Saturday, August 29, 2009

Gulf Coast Still Struggling Four Years After Hurricane Katrina

The widespread devastation from Hurricane Katrina still leaves its mark across the Gulf Coast four years after the massive storm came ashore, killing nearly 2,000 people in the process. Many of those killed were never recovered, but my thoughts and prayers go out to them, their families, and their friends.

The storm completely changed entire cities and communities up and down the Gulf Coast. The devastation was total in many areas, and widespread flooding, particularly around New Orleans caused total devastation around the low-lying areas. Commemorations of the hurricane are taking place up and down the Gulf Coast and around New Orleans.

The slow pace of recovery has long been a sore point, and President Obama vows to speed the recovery, particularly around New Orleans:
Mr. Obama said he had coordinated the recovery effort across federal agencies and state and local governments. “No more turf wars,” he said.

“I have also made it clear that we will not tolerate red tape that stands in the way of progress, or the waste that can drive up the bill,” Mr. Obama said, adding, “Government must be a partner, not an opponent, in getting things done.”

He said his administration had put in place dispute-settlement programs in an effort to speed up the recovery.

In addition, he said, the government had freed up hundreds of millions of dollars in assistance that had not been distributed.

“As we rebuild and recover, we must also learn the lessons of Katrina, so that our nation is more protected and resilient in the face of disaster,” Mr. Obama said.

“That means continuing to rebuild hundreds of miles of levees and floodwalls around New Orleans,” Mr. Obama said, “and working to strengthen the wetlands and barrier islands that are the Gulf Coast’s first line of defense.”
Those levees are still not quite up to snuff.

In fact, nationally, levees are in poor shape because of design and/or construction defects such as those protecting New Orleans, threatening millions of Americans. For all the talk about improving infrastructure, levee and waterworks that protect millions of Americans is undercapitalized. Why this is the case is simply a matter of priorities. Politicians would rather unveil new construction projects than the tedium of constant attention that levees and other water protection projects require.

Then there's the issue of levee reconstruction, which has been hampered by natural conditions, including salty soil that inhibits growth of grass that stabilizes the surface of the levees that prevent erosion. The Army Corps was supposed to rebuild a section in Plaquimines Parish, but they didn't even think to test for salt content. They've missed reconstruction deadlines as a result, putting lives in danger.

Pumping stations that are supposed to divert water away from New Orleans aren't up to snuff either. There are questions about the costly system, and that hundreds of millions of dollars could have been saved using proven technologies.
Citing the corps' $430 million plan to replace the hydraulic pumps by 2012, just five years after they were installed, the special counsel concludes that a "proven" direct-drive pump design would have been less prone to corrosion and breakdowns. Based on an independent engineering review, the counsel says direct-drive pumps could have been purchased "more quickly, more reliably and without planning for pump … replacement."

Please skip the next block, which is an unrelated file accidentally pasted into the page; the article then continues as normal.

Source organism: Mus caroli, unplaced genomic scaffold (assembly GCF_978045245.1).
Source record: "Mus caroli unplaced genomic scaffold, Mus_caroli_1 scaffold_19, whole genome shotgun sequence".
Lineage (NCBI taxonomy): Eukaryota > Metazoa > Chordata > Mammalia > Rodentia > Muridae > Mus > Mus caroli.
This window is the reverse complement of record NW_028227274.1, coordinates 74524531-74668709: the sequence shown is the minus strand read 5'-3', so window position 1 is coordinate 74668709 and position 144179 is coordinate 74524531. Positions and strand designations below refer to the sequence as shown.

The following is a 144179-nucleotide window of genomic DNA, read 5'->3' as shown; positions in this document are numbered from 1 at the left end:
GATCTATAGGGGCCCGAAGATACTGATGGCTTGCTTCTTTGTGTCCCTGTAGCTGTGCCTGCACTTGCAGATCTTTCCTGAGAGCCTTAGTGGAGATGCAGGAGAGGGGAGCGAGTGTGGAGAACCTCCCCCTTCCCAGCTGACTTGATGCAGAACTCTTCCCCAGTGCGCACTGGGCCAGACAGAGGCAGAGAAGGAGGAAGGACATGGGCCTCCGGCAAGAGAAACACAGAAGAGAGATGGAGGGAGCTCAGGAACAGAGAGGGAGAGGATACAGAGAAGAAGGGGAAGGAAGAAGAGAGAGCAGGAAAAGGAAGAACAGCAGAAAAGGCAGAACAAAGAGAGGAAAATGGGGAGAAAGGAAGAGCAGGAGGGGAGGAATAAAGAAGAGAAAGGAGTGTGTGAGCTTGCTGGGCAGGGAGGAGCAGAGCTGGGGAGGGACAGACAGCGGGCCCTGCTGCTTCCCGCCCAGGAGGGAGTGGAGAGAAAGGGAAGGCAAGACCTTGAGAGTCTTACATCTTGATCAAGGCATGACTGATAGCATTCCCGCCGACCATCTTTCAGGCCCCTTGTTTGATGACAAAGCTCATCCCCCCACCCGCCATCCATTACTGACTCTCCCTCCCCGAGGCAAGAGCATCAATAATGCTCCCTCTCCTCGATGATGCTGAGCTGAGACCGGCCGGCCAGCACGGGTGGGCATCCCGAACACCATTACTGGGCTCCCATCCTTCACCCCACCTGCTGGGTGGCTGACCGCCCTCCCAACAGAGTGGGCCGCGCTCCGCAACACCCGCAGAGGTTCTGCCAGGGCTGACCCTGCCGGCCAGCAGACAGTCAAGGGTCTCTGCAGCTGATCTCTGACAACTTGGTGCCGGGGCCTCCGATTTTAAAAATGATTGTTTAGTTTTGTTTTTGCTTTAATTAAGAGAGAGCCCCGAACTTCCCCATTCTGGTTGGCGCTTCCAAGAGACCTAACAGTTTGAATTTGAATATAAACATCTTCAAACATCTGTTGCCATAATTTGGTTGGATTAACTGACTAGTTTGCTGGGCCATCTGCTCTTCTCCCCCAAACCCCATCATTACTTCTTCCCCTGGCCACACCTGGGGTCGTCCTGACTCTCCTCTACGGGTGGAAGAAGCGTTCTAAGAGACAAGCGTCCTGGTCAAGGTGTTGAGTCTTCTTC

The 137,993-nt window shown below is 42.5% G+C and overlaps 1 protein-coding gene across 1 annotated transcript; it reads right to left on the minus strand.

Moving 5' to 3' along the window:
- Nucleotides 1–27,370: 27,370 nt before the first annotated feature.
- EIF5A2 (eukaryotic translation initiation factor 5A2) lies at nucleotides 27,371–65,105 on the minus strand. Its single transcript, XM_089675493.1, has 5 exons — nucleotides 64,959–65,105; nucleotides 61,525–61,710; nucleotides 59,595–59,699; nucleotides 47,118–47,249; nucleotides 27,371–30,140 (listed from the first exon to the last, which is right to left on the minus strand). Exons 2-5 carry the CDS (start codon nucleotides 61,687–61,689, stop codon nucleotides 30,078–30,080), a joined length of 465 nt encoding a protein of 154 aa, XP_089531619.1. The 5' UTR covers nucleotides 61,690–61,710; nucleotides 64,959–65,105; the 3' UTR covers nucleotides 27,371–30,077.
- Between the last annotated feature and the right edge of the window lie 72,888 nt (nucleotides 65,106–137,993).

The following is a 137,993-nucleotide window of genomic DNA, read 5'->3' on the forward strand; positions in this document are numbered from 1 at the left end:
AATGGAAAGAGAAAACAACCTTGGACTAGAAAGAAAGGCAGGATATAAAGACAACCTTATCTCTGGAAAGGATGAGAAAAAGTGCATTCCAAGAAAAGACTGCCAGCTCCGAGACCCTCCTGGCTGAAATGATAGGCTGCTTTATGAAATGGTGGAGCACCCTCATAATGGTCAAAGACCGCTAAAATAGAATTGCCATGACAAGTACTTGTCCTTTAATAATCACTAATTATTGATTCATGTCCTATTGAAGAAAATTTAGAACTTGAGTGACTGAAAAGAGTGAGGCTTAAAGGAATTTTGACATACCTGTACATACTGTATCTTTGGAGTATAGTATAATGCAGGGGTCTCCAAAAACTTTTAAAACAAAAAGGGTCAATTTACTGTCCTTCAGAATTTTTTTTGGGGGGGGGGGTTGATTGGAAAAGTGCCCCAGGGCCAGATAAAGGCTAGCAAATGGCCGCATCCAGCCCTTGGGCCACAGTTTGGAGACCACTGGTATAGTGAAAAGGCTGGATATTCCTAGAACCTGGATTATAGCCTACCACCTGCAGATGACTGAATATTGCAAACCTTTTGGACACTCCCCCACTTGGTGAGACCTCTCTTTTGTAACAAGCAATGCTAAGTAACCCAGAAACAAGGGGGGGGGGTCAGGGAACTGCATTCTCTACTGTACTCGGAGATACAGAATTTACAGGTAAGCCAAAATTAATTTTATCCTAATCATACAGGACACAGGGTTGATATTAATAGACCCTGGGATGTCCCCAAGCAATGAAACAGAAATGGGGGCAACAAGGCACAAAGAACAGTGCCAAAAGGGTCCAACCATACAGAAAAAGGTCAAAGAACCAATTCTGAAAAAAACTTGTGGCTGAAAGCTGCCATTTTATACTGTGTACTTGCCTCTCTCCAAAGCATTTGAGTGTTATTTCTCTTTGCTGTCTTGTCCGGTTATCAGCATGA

Hydraulic pumps are powered by pressurized oil. Direct-drive pumps use solid drive shafts.

The findings, previously unreported, were sent to President Obama on June 12.

The investigation confirms "serious allegations about the reliability of the pumping equipment" that were raised in a 2007 whistle-blower complaint by corps engineer Maria Garzino, the letter says. The findings raise concerns about whether a major storm could overwhelm rebuilt flood controls that the corps has set up in New Orleans since Katrina hit four years ago this week.

The corps declined to comment, but corps officials previously have disputed the concerns raised by Garzino, who was a supervisor on the pump project.

"There are still questions about the contracting, design and safety of these critical pump stations," Sen. Mary Landrieu, D-La., said about the special counsel's report. The corps must "demonstrate that these structures are indeed safe and will function properly," Landrieu said.

The special counsel's findings are the latest turn in a long debate over the pumps.

The Defense Department's inspector general has reviewed Garzino's concerns twice and ruled each time that the pumps, though not tested as well as they could have been, were a reasonable choice and should provide adequate protection until they're replaced with a more permanent system. Each time, the special counsel, an independent office that investigates whistle-blower complaints, has disputed the Pentagon's conclusions.

It must be restated once again that the disaster in New Orleans was the result of the failure of the levees that were supposed to protect against storm surges. Hurricane Katrina made a glancing blow against New Orleans, hitting further to the East, and the city escaped the damage from the storm as it passed. It was when the backside of the storm forced water back into the various drainage canals that the levees failed - primarily because they were inadequate to the task and improperly designed and constructed. The majority of those killed, and the tremendous damage in New Orleans resulted from the failure of the protection system put in place by the Army Corps of Engineers.

Hot Air also has additional coverage of the anniversary of the landfall along the Gulf Coast, and how much of what people know about happened is wrong.

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